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Animating an Emoji with Scratch

30+ minutes
Grades 4-6
English Language Arts,
  • Programming
  • Design
Tools & Languages

Key Coding Concepts

  • Algorithms
  • Events
  • Loops



a step-by-step set of operations to be performed to help solve a problem



When one thing causes another thing to happen



Allow us to run the same sequence multiple times, as long as a certain condition is met



An error in a program that prevents the program from running as expected



The act of finding problems or ‘bugs’ in our code and solving them


In this lesson, learners will create and animate emojis in Scratch.

Note: The level of difficulty of this project can be adapted to meet the needs of your learners. For example, if your learners aren't ready to code in Scratch, you can focus on the design steps and eliminate the animation. See the 'Extensions' section for advanced learners.


  • Internet connected device (laptop or desktop)

Before the lesson…

Hook (Grades 1-3)

Discuss the following questions:

  • Why do you use emojis? If you don't, why do you think other people do?
  • What is your favourite emoji? When do you use it most?
  • What emoji do you wish existed?
  • What problems are created by emojis?

Hook (Grades 4+)

Lead a 'Creative Hunt' on emojis with the class.

Ask: "What do you think is the main purpose of emojis? Who is the audience for emojis?"

Document the general consensus at the top of a Jamboard or piece of chart paper.

Ask: "How do emojis accomplish [purpose] for [audience]? What are the different elements of an emoji/the emoji language? How does each of these smaller parts contribute to the larger purpose?"

Document the responses in a chart (see example below - don't share these responses!):

Main Purpose: Adding "body-language" to text-based communication.




Give the sense that there is a person behind the words 


Convey feeling (e.g. red = anger, blue = sadness, green = uneasy, etc.)

Emoji Combinations

Convey larger concepts or ideas

Follow-up the activity by watching one of the following videos:

Depending on the age of your group, you may also have them break into small groups to read through and discuss 'Inclusive and Accessible Emoji Practices For Our Increasingly Digital World' (Feminuity Team, 2022).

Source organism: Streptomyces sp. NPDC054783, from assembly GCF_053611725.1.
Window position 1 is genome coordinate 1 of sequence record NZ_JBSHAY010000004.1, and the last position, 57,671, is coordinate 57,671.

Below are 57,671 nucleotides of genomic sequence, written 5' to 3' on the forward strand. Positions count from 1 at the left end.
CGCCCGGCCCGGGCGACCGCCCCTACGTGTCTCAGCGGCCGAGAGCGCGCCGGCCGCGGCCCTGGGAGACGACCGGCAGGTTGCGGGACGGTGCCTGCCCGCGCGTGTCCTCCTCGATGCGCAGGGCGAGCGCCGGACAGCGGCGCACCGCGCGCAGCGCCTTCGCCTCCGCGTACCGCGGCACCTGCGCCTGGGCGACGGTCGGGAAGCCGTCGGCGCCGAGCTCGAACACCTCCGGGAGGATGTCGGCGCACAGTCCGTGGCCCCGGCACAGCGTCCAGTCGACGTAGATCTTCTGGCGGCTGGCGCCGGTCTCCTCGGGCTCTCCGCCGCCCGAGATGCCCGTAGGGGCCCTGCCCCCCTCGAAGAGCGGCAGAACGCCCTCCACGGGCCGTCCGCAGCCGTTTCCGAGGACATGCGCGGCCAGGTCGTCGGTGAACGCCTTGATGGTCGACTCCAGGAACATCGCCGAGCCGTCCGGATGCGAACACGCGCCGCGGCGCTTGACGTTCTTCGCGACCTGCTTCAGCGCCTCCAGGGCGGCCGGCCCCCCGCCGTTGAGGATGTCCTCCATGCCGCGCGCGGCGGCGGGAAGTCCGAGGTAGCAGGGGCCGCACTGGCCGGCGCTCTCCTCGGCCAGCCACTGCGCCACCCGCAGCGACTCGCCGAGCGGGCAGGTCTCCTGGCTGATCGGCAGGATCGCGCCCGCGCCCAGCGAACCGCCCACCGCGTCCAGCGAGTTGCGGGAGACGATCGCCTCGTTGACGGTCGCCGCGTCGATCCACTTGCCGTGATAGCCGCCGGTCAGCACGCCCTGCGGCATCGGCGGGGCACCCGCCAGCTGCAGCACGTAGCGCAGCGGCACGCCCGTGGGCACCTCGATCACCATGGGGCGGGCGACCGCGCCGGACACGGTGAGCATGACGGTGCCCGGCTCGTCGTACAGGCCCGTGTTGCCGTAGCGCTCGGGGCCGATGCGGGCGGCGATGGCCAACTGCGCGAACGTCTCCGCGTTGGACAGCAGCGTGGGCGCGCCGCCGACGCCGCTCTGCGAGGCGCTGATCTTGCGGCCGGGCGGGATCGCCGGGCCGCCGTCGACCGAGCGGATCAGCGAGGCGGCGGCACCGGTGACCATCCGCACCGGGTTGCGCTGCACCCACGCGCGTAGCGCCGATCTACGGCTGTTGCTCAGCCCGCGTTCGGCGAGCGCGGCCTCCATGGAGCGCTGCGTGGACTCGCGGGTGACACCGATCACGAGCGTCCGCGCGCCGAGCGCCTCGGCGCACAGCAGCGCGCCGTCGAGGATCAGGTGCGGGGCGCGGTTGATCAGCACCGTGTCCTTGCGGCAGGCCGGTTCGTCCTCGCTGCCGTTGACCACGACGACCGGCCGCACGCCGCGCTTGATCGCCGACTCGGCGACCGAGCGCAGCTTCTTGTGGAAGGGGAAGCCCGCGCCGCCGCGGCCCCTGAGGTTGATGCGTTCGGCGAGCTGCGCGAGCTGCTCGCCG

Ask: Now that we've learned a bit about the history of emojis, is there anything we should add to our chart?

Add any additional thoughts the group has to your chart.

Say: "Today, we are going to design our own emojis in Scratch. We'll be animating our emojis with code to further convey their underlying meaning."


The code-along is optional, but should be completed with classes that have never used Scratch before.

  1. Open up a new Scratch project at and click on “create” (top, left corner).
  2. Point out the main elements: Stage, Sprites, and Scripts. Demonstrate how to drag and connect blocks.
  3. Give learners a few minutes to click on blocks and explore.
  4. Go through 1-2 challenges with the group, where learners are tasked with trying to make something happen in Scratch. For example, “Try to make Scratch move” or “Try to make Scratch say something when the space key is pressed” (See the Code-Along Challenges doc for more examples and solutions).


Walk learners through creating their own animated emojis using the solution sheet (extended | abridged). 

The solution sheet uses a simple chick emoji as an example, but encourage learners to choose their own emoji as they complete the lesson. The emoji they create/animate should clearly convey a specific emotion or concept.

Learning Outcomes

I can discuss the purpose of emojis in text-based communication.
I can write step-by-step instructions (aka algorithms!) that tell the computer what to do.
I can use events to control when things happen in my project.
I can use loops to make things happen more than once.
I can create animated emojis that successfully express a particular emotion or idea.

Alternatively, co-create success criteria with your learners using the information from the creative hunt. Based on this discussion, what do they think makes an emoji successful?

Assessment Ideas

  1. Have learners evaluate a peer's emoji based on the shared learning outcomes or success criteria.
  2. Reflection: Interpretation vs. Intention
    Ask learners to share their emoji with two partners. Each partner should interpret the emoji independently, explaining the particular emotion or concept that stands out to them. How close was this interpretation to the intended meaning? The original artist can then choose to make adaptations to their emoji to make the meaning clearer. 

    This may lead into a debate on what is more important: the interpretation of or intention behind a piece of artwork. Does this same line of thinking apply to emojis? Can the group think of some real-life emojis that change meaning based on the context? What are the pros and cons of this?

  • Provide learners with free time to work on their emojis.
  • Ask learners to design an emoji they wish existed. Have them write a short reflection on their rationale.
  • Challenge learners to create animated emoji sentences or riddles. Ask them to consider how they can incorporate animation to provide meaningful clues about the sentence or riddle.

Creative Hunt (Project Zero's Thinking Routine Toolbox)

Twemoji Collection

Inclusive and Accessible Emoji Practices For Our Increasingly Digital World

30 Emoji Riddles to Stump Your Friends (Emma Taubenfeld, Reader's Digest)

Emoji: The Language of the Future | Tracey Pickett | TEDxGreenville (TEDx Talks)

The History of Emoji (Tofugu)

Teach lessons that are tied to your existing curriculum!


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